The government announced major tax benefits that will help stimulate demand for affordable housing. Interest deduction up to Rs 3.5 lakh for affordable housing (priced <INR 45 lakh) as against Rs 2 lakh earlier will now be available until March 31, 2020. This can help attract first-time homebuyers. Further, nearly 1.95 crore houses are proposed to be provided to eligible beneficiaries under PMAY-Grameen between FY20 to FY22.

The FM underscored that the completion of houses that previously required 314 days/house in 2015-16 has come down to 114 days since 2017. If so, the target of Housing for All certainly looks a bit more achievable. The government has set for itself a gruelling target under the Housing for All initiative.

Infrastructure development push:

As expected, a major boost has been given to infrastructure development via all forms of physical connectivity including industrial corridors, dedicated freight corridors, railways and airways. The government plans to invest over INR 100 lakh crore in the sector over the next five years. This will significantly benefit real estate and particularly increase demand for logistics and warehousing. However, actual benefit will depend on its on-ground implementation.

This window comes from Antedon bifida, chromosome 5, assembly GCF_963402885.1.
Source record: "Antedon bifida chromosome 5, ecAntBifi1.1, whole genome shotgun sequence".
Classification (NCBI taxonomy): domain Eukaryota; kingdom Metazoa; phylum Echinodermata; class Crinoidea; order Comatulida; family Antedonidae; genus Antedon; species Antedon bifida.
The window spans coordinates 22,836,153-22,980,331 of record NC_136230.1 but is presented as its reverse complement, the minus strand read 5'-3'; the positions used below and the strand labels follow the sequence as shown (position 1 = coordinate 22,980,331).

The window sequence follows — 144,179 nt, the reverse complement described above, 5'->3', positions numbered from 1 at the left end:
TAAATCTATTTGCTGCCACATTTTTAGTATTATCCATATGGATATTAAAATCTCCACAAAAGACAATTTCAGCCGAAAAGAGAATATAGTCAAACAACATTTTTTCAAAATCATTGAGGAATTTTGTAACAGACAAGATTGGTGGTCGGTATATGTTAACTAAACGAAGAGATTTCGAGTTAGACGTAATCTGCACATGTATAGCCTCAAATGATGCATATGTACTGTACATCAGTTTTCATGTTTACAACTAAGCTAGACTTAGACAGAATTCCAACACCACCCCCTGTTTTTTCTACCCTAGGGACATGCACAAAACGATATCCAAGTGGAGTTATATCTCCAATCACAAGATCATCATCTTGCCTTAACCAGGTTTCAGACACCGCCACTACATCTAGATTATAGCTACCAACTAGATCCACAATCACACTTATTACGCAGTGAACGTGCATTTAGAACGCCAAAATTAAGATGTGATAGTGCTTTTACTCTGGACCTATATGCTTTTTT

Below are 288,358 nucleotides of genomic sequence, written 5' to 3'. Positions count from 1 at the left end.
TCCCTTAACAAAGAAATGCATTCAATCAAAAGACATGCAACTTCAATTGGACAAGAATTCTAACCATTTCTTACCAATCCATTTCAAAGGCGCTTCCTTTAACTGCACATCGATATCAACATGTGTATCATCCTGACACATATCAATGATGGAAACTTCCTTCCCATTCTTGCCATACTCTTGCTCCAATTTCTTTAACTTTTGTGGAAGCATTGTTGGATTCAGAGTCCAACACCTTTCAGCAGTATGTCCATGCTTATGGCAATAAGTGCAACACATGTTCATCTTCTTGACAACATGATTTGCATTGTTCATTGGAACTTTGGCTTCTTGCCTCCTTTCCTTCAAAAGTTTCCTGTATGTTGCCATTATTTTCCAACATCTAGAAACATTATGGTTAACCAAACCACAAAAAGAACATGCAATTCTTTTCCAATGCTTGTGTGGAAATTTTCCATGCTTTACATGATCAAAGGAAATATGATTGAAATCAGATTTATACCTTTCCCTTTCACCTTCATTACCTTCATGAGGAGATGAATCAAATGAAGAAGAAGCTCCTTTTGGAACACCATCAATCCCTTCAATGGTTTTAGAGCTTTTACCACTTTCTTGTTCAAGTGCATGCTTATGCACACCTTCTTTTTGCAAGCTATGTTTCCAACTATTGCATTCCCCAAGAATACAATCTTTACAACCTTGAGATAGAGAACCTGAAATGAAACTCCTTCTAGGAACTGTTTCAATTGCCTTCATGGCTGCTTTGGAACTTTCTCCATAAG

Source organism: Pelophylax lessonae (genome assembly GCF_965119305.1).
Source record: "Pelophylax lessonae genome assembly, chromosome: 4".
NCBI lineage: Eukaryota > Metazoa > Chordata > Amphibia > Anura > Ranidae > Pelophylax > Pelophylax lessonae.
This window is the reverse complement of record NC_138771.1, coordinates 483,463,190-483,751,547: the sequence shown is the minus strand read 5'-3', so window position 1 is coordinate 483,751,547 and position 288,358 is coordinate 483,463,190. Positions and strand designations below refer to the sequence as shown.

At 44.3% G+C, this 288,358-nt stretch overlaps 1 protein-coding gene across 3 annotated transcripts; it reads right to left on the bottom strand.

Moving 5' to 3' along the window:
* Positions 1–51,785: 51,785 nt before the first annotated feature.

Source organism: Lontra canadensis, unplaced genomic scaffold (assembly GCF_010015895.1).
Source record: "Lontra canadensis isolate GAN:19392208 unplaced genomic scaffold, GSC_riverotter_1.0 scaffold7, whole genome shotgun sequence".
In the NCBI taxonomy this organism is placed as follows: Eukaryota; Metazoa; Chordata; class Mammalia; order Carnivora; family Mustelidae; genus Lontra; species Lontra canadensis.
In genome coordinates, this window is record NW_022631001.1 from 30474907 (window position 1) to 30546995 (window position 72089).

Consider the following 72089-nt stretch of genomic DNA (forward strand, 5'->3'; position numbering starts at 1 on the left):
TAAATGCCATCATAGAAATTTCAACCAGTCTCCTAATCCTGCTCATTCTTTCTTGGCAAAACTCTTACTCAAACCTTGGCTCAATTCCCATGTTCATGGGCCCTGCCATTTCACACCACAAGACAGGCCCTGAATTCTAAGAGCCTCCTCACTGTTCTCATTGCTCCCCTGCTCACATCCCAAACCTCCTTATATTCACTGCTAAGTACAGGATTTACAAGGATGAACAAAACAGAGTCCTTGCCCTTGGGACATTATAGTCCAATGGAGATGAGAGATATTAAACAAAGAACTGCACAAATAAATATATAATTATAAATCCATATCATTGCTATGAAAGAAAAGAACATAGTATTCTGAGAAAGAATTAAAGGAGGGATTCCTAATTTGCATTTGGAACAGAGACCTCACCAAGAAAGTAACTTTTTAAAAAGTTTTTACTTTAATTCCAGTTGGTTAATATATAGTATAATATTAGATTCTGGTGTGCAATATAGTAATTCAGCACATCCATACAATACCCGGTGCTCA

Another positive within the sector includes the development of nearly 30,000 km roads using green technology by recycling plastic. This can bring down the cost of road deployment and increase the sustainability quotient of a process which otherwise has serious environmental implications.

Rental housing may soon shed its ‘poor cousin’ status:

The FM called out the old rental laws archaic and stated that the government will soon formalize a modern tenancy policy and share it with all states. Clear-cut incentives to boost rental housing via a sound policy will positively help the government to further strengthen its Housing for All initiative. We await further announcements on this critical policy intervention.

Retail sector benefits:

Easing the registration process for small retailers and further simplifying the local sourcing norms for single-brand retail will benefit the retail sector in the times to come, and help the unorganized retail sector become more competitive.

Boost to Student Housing: